In his call for the establishment of an international anti-corruption agency during last week’s Economic Crime Conference in Cambridge, UK (We must create a global force to fight corruption), Alexander Lebedev put forward some convincing arguments about how putting a stop to corruption will have huge benefits for the economy and society. He’s right — getting governments to work together to enforce the law more rigorously is a critical part of achieving that.
However enforcement is not the only thing that needs to happen for corruption to be brought under control. There needs to be a more fundamental change in how business and government operate.
In fact, there’s already quite a lot of coordination between governments in enforcement. The UN Convention Against Corruption, which most countries of the world have signed, is ingrained into each signatory’s domestic legislation. International organizations like the Financial Action Task Force (FATF) which leads on anti-money laundering, the UN Office on Drugs and Crime (UNODC), the OECD and the G20 are also harmonising legislation. The U.S. Foreign Corrupt Practices Act (FCPA) has been one of the most effective drivers of global enforcement: most of the major corruption cases in recent years would not have been brought without the resources and commitment of the U.S. Department of Justice.
But enforcement alone will not have the significant impact on reducing corruption that Lebedev expects.
At their recent Summit in Sydney in July, the B20, an influential group of business leaders from the G20 countries, pin-pointed corruption as a major obstacle to growth. Their recommendation was that governments should focus not just on crime and punishment, but on creating conditions to encourage better behavior. For example there should be consistency between countries on how they treat companies which voluntarily self-report or actively cooperate with the authorities in unearthing corruption; clearer procurement standards and procedures in transnational investment projects; harmonised regulations for declaring the beneficial owners of companies and assets; and better opportunities for whistleblowers to report wrong-doing.
Without this, the companies that are most transparent are placed at a competitive disadvantage. There has got to be a level-playing field, and those who are playing by the rules need to be incentivised and encouraged.
First, without a more consistent and harmonized legislative and regulatory regime, there’s little chance for a global enforcement agency to have much impact. It’s “teeth” will be blunted, if not knocked out at the first opportunity.
Second, since business is often part of the problem of corruption, it has got to be part of the solution. The lead companies in a given market sector should act collectively to raise the standards of engagement to squeeze out the players who refuse to play by the rules. This can be an important counterpart to any enforcement regime.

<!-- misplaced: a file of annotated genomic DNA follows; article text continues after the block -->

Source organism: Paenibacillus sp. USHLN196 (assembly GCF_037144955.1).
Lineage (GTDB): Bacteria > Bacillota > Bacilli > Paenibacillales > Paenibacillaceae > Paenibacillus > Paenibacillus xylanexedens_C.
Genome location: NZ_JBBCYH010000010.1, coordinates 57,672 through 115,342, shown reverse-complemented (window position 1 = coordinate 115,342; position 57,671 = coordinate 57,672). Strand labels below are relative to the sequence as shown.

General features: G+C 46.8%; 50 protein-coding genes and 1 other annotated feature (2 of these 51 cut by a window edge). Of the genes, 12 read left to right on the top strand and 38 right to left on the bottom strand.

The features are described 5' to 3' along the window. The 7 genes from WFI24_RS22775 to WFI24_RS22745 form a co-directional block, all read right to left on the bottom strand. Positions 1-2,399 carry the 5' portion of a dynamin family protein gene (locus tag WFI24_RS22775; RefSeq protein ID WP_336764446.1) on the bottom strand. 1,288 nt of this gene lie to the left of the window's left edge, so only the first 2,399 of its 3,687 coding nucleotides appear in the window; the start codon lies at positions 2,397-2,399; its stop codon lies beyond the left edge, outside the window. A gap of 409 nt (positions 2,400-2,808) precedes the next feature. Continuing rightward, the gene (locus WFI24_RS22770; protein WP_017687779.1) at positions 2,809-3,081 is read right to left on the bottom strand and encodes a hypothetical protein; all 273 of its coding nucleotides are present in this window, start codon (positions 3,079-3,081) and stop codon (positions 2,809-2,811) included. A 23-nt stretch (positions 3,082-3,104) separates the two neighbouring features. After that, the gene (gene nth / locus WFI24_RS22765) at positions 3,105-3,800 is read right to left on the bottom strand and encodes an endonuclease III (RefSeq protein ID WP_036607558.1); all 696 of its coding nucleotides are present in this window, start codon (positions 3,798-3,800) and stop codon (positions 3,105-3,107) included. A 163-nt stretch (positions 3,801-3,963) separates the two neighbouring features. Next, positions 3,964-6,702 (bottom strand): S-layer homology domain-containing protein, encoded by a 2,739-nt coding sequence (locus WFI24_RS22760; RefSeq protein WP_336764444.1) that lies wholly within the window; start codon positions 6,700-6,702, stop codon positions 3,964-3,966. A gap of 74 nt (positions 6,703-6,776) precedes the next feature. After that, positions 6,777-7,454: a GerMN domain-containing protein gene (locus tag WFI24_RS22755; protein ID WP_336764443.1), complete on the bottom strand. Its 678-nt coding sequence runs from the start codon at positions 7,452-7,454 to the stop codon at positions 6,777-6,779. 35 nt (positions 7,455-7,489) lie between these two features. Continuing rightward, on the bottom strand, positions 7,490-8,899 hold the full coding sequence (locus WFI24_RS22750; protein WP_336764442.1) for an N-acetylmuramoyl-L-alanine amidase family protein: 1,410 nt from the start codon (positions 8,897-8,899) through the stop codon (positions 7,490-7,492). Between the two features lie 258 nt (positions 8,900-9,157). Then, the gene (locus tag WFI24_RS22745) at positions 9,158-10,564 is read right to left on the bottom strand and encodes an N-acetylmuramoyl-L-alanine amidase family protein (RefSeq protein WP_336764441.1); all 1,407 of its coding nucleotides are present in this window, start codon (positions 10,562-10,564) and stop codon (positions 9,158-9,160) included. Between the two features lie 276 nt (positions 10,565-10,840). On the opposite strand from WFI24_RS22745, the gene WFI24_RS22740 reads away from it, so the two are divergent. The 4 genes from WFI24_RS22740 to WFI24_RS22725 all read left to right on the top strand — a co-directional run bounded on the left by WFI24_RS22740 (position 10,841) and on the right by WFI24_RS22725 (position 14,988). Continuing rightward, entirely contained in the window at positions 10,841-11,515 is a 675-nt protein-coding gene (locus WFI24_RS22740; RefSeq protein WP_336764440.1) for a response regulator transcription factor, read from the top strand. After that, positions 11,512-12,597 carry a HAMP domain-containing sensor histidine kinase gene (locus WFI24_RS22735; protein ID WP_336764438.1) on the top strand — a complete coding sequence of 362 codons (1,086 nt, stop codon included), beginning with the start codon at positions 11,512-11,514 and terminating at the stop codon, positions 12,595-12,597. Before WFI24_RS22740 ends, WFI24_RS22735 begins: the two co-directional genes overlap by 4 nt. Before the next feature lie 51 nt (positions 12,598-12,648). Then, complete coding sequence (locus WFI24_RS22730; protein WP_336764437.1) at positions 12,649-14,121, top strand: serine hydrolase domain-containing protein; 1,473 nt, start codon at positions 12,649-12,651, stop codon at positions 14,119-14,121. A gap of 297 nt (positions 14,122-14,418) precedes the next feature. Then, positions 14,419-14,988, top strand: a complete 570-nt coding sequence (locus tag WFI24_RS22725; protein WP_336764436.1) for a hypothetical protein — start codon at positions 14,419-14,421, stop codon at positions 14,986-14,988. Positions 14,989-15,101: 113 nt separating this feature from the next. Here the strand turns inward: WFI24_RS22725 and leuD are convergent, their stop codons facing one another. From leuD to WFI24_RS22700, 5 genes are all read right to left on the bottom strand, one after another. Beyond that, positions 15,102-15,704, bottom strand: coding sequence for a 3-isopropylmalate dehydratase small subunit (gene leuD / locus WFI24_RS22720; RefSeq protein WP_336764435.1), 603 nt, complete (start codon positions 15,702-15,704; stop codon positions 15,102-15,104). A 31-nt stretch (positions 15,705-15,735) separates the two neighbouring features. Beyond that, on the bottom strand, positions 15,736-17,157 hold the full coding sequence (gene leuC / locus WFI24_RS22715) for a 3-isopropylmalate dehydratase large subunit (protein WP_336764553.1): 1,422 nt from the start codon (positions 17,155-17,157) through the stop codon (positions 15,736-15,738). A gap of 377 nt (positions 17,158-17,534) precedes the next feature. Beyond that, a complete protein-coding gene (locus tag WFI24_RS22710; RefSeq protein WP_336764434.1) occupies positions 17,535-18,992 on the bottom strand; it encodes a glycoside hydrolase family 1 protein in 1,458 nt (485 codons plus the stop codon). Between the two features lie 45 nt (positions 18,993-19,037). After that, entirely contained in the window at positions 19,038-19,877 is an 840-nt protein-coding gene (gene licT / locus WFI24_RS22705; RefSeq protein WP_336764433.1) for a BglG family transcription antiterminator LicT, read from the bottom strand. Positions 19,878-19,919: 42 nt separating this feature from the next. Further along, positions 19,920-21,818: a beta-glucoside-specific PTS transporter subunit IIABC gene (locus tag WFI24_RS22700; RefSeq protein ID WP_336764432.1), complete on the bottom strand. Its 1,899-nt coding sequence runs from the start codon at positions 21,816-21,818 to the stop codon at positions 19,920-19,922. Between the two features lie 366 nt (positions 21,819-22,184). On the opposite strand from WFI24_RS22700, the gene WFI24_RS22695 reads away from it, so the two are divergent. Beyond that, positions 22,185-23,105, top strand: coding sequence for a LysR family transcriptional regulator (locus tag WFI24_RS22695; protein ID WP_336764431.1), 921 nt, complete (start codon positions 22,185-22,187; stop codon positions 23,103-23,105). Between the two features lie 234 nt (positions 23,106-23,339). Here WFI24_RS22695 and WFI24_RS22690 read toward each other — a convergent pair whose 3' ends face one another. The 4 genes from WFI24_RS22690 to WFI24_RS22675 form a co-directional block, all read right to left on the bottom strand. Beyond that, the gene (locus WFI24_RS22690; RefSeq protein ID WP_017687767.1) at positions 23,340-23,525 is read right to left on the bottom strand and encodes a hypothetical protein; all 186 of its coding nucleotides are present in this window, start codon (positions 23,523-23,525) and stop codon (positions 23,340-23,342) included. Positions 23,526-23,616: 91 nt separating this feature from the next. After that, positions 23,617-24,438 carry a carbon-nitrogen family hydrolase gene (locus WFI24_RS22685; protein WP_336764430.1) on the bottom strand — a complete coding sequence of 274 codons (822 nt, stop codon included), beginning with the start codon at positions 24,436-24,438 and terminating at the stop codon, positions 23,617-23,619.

Third, there are still massive differences in the very definition of corruption — it is dependent on local business culture, laws, and traditions. For example, imposing the UK Bribery Act’s rules against facilitation payments is hardly going to get traction in China with its age-old tradition of greasing the palm, even with the current clamp-down on corruption. Governments, companies and civil society need to work closely together to bridge these gaps in understanding, raise awareness of the costs of corruption, and communicate this deep into each society. Even an all-powerful global authority will be unable to enforce the global rules if the societies they are intended to protect are resistant to them.
I’d even suggest that a modest percentage of the massive settlements and penalties that are generated from successful corruption cases should be devoted to anti-corruption awareness raising activities in the countries where the crime was committed.
It’s not just a question of enforcement. We’re talking about a social, political and cultural transformation on a scale that has never been seen before. Business has a vested interest and the intellectual, financial and human resources to make a major contribution to this process, domestically and in the high-growth/high-risk countries where it operates. Companies and governments should be working together, not in confrontation, to change the culture of corruption.
Brook Horowitz is CEO of IBLF Global, a not-for-profit promoting responsible business practices worldwide.